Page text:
Typically enjoyed with a baguette, bò kho is an iconic Viet-Franco dish. The traditional version requires a lengthy simmer, which has deterred me from making it more often. But I discovered that a pressure cooker shortens the cooking time to a good hour, and the traditional marinating period isn’t needed. Suddenly, the Vietnamese classic became doable for a weeknight.
Bread and bò kho are great friends, but you can also serve the stew over boiled egg or rice noodles (select pappardelle-size noodles, such as A Taste of Thai brand). Add a green salad for a complete meal. This stew develops fabulous flavor when made one or two days ahead. Store, covered, in the refrigerator. this recipe is so easy and yummy!
2 pounds trimmed boneless beef chuck, cut into 1½-inch chunks
1½ teaspoons Chinese five-spice powder
2 teaspoons packed light or dark brown sugar
3 tablespoons fish sauce, plus more as needed
2 to 3 tablespoons canola or other neutral oil
2 large garlic cloves, finely chopped
3 tablespoons finely chopped peeled ginger
1 cup chopped shallot or yellow onion
1½ cups canned crushed tomatoes in puree, or 2 cups chopped peeled tomatoes
2 large or 3 medium stalks lemongrass, trimmed, cut into 3-inch lengths, and bruised with a meat mallet or heavy saucepan
1 bay leaf
2 whole star anise (16 robust points total)
Fine sea salt
2 to 2½ cups water
1 pound carrots, peeled and cut into 1-inch chunks
¼ cup coarsely chopped fresh cilantro, mint, or basil
In a large bowl, combine the beef, five-spice powder, brown sugar, and fish sauce and stir to coat. Set aside.
Warm a 6-quart pressure cooker over high heat until very hot. Add 2 to 3 teaspoons of the canola oil and then, in three batches, sear the beef on all sides, 2 to 3 minutes total (don’t expect deep browning since the meat is wettish); transfer the seared beef to a plate. Add oil between batches as needed; and as you sear, reserve any leftover marinade in its bowl. (To sear the beef in a multicooker, choose a high heat setting, such as Brown on the Fagor Lux, or adjust the Sauté function on the Instant Pot.)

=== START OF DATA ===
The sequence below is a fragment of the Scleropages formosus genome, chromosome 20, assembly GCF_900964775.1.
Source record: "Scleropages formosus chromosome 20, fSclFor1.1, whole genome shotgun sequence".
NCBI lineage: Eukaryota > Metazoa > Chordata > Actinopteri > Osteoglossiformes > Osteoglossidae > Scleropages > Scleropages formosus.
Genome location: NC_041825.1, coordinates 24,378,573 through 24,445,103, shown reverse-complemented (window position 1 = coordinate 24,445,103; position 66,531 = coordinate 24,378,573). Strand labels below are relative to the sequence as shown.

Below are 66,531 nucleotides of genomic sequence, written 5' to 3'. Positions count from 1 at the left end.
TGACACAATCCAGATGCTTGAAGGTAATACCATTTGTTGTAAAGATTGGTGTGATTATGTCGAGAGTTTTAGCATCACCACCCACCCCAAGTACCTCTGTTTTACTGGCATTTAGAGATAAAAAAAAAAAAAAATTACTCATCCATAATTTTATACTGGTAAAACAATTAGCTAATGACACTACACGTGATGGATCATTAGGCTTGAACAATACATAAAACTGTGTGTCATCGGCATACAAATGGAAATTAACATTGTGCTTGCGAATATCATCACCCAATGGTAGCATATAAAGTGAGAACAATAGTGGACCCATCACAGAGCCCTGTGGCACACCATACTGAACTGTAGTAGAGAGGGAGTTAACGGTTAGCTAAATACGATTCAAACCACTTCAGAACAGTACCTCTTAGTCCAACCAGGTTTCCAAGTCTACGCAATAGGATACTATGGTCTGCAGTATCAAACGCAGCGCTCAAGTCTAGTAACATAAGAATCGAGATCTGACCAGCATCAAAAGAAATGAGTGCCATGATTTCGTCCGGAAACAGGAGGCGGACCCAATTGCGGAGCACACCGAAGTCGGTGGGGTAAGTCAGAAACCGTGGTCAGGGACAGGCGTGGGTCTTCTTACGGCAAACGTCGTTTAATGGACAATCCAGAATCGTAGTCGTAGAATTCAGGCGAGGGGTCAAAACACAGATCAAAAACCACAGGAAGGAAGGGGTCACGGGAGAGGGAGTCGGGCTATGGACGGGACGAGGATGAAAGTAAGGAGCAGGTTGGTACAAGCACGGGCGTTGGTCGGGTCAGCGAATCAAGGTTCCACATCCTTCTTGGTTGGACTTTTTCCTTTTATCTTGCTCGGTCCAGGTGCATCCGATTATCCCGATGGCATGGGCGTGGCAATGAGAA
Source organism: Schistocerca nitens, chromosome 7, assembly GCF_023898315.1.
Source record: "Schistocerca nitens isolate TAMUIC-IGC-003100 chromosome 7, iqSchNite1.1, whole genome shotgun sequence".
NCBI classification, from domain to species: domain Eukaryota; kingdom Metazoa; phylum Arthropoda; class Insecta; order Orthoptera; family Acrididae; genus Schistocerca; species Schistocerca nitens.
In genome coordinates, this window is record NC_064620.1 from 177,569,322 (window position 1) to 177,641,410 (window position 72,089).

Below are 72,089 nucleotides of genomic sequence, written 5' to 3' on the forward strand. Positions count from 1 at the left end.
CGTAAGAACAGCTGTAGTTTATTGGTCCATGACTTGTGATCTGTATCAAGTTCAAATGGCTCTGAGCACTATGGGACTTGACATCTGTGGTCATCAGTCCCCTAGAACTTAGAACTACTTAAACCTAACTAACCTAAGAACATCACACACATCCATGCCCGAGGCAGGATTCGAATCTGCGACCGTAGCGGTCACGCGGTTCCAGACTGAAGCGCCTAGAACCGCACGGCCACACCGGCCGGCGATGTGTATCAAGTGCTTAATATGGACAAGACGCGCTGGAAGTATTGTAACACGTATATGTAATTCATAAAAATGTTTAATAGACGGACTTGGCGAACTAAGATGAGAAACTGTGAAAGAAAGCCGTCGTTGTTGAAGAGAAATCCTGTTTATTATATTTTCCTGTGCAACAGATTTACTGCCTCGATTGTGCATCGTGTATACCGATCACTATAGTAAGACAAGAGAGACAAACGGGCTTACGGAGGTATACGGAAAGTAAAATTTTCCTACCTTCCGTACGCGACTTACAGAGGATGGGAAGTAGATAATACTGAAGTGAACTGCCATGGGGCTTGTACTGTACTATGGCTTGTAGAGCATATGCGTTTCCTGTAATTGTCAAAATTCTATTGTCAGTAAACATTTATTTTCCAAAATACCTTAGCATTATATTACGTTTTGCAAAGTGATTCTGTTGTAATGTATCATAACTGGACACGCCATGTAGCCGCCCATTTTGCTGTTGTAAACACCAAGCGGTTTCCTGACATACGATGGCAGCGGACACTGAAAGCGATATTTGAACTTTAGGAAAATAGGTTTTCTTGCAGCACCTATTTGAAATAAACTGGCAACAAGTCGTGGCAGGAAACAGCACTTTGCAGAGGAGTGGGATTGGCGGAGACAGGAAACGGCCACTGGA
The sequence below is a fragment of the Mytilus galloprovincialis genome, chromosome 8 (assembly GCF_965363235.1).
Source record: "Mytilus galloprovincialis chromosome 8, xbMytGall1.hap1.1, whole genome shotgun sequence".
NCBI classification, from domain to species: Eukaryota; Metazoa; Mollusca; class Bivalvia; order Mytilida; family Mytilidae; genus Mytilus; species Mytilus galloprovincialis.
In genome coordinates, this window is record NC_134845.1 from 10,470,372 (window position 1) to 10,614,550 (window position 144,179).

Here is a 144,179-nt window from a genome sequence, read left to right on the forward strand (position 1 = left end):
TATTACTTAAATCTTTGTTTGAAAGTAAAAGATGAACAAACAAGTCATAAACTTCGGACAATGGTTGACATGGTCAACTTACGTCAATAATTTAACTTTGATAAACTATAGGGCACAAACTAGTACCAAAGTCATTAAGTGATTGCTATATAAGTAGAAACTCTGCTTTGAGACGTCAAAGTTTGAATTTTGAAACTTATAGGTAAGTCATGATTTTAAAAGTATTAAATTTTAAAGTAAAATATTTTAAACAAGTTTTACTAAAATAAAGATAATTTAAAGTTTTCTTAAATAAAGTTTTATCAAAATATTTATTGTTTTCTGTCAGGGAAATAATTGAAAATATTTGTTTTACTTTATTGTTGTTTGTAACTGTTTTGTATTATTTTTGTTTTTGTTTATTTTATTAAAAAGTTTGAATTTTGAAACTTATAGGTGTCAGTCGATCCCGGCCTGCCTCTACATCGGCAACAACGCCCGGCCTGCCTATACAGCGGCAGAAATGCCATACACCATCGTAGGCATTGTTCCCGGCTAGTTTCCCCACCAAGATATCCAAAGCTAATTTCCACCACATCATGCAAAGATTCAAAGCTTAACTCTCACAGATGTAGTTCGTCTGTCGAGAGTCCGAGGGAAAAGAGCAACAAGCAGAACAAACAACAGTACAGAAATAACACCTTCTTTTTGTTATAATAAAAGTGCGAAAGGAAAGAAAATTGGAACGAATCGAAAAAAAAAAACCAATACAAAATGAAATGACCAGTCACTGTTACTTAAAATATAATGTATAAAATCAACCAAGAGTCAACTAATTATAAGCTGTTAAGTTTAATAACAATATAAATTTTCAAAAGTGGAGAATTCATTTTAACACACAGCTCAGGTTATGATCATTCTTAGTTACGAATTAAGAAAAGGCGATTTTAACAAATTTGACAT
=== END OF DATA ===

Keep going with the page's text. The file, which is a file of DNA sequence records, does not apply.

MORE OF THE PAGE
Turn the heat to medium-low, then add the garlic, ginger, and shallot. Continue cooking, stirring, for 3 to 4 minutes, until no longer raw smelling. Add the tomatoes, lemongrass, bay leaf, star anise, and ½ teaspoon salt, then turn the heat to high. Let simmer and bubble for 4 to 6 minutes, until the mixture resembles a rough wet paste, stirring occasionally to prevent sticking. (If using a multicooker, lower the heat setting to cook the aromatics, then raise it again for the tomato and other ingredients. Between heat adjustments, you may have to turn off the machine.)
Return the beef, its juice, and any reserved marinade to the cooker, give them a big stir, and add enough of the water to cover the beef. Lock the lid in place. Bring to high pressure, adjust the heat to maintain pressure, and cook for 10 minutes. Then, remove from the heat, depressurize naturally for 15 minutes, and release the residual pressure. (If using a multicooker, add enough water to barely cover the meat, program the machine to cook at high pressure for 10 minutes, turn it off or unplug it, and depressurize for 18 minutes before releasing residual pressure.)
Unlock the cooker. The beef should be chewy-tender; when you press on a chunk, it should yield but still feel firm. Skim off the fat, if needed, and add the carrots. Return to a swift simmer and cook, uncovered, for about 30 minutes, until the beef and vegetables are both tender and the sauce flavors have intensified. (On a multicooker, choose a medium- or low-heat setting, such as Sauté or Simmer on the Fagor Lux, or adjust the Sauté function on the Instant Pot.) Let the stew rest, uncovered, for 5 to 10 minutes. Taste and, if needed, add more salt or fish sauce to intensify the flavor or splash in the water to lighten it. Divide the stew among shallow bowls, removing and discarding the lemongrass, bay leaf, and star anise, and garnish with the cilantro.